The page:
After Days of Future Past effectively rebooted the entire series by rewriting the future, the series comes full circle by bringing back a bunch of familiar superpowers in teenage form — Cyclops, Jean Grey, Angel, Nightcrawler, and Storm.
X-Men: Apocalypse trailers begged answers for the questions: Who will join the mutant megalomaniac En Sabah Nur? Who will fight to stop him?
After seeing the movie, I’m prepared to answer those questions with another: Who cares?
X-Men: Apocalypse contains everything terrible about the X-Men movies, turns all of the good into a routine exercise, and spins its way to an anti-climactic finish for the second worst entry in the entire franchise.
Talk about being a shell of its former self — you would think Bryan Singer had hit his stride after releasing back to back critical darlings X-Men: First Class and the aforementioned DoFP.
First, a few things — one of which I should have pointed out before, but failed to include.
Inside the cover in the credits, you’ll see something that only recently started happening. At the bottom where the creator credits once only mentioned Stan Lee, a new name has been rightfully added. Though we don’t know the full details of the settlement between the Kirby family and Marvel, one thing we know is that Jack Kirby is finally getting creator credit.
That is awesome on so many levels.
The other thing — Chris Bachalo’s name is on the cover, but the art this issue belongs to Kris Anka.
And third — yes, Hank McCoy, Cyclops is right.
Scott Summers’ tried and not-so-true friend finally gets it, and for once, he doesn’t know what to do. It’s a bittersweet moment that’s filled to the brim with history between two characters, one named after a one-eyed mythological figure and the other whose callsign only described his physical capabilities. More on this later.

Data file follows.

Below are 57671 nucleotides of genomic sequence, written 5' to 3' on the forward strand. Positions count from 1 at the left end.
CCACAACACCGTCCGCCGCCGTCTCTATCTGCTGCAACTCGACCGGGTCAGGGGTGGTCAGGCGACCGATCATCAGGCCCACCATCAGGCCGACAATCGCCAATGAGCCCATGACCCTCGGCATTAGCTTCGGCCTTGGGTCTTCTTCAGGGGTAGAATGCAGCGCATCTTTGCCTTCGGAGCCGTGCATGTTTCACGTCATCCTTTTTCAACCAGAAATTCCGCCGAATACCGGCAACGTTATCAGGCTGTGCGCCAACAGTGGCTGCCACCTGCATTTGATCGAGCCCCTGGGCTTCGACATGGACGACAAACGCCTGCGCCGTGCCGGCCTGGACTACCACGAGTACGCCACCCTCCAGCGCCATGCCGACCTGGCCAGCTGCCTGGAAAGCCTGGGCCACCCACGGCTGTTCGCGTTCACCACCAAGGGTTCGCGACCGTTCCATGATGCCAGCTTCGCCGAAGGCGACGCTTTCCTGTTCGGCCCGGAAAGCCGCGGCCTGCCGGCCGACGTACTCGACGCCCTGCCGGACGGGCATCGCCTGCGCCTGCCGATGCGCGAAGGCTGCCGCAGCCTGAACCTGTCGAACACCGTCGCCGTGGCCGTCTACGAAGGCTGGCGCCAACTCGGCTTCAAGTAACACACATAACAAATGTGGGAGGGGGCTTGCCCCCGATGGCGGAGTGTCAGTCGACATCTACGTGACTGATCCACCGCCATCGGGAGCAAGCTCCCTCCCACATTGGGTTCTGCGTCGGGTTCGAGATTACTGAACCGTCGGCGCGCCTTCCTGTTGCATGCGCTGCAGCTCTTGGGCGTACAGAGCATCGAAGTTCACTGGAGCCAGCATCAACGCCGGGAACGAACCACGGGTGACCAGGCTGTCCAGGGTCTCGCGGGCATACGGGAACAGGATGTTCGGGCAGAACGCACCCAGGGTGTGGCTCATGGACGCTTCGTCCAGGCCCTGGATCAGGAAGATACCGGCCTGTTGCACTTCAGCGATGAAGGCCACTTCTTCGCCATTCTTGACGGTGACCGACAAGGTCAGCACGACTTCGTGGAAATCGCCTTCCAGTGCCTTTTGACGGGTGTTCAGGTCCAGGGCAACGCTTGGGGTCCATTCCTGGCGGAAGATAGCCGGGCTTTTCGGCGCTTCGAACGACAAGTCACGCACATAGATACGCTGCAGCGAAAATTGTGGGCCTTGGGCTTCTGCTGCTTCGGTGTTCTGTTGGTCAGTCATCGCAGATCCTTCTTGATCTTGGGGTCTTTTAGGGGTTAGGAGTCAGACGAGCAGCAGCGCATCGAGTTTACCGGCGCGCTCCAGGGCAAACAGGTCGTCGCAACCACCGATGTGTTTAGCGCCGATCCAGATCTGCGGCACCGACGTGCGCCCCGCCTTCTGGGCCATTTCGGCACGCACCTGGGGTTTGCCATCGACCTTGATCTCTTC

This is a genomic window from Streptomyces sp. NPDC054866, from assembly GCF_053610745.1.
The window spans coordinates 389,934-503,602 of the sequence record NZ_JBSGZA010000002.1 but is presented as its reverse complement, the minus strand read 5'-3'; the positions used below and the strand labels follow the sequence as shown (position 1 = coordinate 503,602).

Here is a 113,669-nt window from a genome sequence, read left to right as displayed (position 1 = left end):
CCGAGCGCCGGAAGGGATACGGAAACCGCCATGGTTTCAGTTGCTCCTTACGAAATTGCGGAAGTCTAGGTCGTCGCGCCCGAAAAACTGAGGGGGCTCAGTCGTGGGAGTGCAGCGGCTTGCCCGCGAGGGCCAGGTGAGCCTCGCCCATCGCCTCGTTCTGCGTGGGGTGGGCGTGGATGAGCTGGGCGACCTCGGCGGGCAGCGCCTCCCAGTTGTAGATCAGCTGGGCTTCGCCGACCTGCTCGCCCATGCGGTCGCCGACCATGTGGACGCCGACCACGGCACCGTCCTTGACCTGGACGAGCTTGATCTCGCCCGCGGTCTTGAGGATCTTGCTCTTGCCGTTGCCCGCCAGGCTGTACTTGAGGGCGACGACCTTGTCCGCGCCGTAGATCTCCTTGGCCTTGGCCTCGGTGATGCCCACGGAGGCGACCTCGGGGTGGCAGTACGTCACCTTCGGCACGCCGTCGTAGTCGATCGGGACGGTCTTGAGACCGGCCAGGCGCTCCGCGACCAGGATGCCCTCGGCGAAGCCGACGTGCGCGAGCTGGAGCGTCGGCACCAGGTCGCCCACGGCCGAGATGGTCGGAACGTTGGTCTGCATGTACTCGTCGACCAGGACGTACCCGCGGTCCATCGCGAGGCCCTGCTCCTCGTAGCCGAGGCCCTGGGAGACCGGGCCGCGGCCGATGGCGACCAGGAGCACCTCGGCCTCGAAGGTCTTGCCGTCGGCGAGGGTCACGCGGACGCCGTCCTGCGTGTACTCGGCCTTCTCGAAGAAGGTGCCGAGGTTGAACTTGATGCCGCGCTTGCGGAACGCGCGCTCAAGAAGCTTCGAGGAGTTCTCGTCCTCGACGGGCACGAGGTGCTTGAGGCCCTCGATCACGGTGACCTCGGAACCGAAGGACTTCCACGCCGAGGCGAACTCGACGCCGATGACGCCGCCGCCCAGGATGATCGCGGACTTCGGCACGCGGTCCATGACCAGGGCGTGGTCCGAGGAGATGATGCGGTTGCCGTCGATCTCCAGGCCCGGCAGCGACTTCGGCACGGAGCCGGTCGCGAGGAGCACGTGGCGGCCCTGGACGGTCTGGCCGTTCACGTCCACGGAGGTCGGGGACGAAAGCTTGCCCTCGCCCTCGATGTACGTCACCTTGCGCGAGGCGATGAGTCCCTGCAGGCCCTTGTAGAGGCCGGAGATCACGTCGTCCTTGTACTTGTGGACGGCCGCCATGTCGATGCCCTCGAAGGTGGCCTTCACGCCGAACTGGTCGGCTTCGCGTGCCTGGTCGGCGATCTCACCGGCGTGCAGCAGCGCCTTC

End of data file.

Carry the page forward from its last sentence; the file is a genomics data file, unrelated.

About 20 years ago, Professor X decided to split the X-Men into two teams — gold and blue — as a tactical countermeasure against the various threats they would likely face.
Of course, it wasn’t Professor X’s plan as much as it was Marvel’s — Professor X is a fictional character, and Marvel knew it had a cash cow on its hands.
X-Men #1 went on to becomme the highest selling comic book of all time, and Cyclops’ blue team, stacked with popular heavy hitters like Wolverine, Gambit, and Psylocke, took on their most popular foe — Magneto, ruler of the space-bound mutant safe haven Asteroid M.
It seems wherever Cyclops goes, someone’s asking him what happened with Charles Xavier.
It’s a valid question, and it’s an issue Scott Summers has been dealing with internally as he holds on tight to this second chance of his. Though the fans have chanted, Cyclops is right, past events have had a major effect on him, altering him from pure leader to tainted freedom fighter.
Alison Blair, former X-Men in charge of PR for Cyclops’ extinction team, now works for S.H.I.E.L.D., and her first assignment involves taking Fabio Medina into custody for questioning. Blair takes advantage of a fangirl, and uses her powers to subdue the family, freeing herself up so she can bring Medina onto the helicarrier.
Too bad for Maria Hill and her underlings — David Bond’s new affiliation with Cyclops’ X-Men squad has given him time with some of the most powerful mutants on the planet. Bond began to understand his ability to take control over machinery last issue, and he’s been spending time with some of the greatest teachers. It all pays off when Bond takes control of the helicarrier after the X-Men teleport to Fabio’s side.
It’s an issue filled with tactical maneuvering, trick surprises, and changes. Irma, one of the Stepford Cuckoos, has changed her hair style, prompting her sister Celeste to “freak out.” It’s an interesting dynamic because the X-Men books have long tackled issues concerning prejudices, but even the X-Men aren’t immune to tiffs and fighting over expections of “normality.”
By the looks of it, Brian Michael Bendis is having loads of fun drafting the Uncanny X-Men series — the dialogue is witty, the tempo is brisk, and the characters have momentum going forward. The heavy hitters of the team still command presence, but the cast feels fuller now even if the elder teammates have to deal with being broken. It leaves the younger recruits room to grow and show they can handle their own as they fight for the spotlight. Credit Bendis for giving readers a reason to care for the new teammates who don’t feel disposable.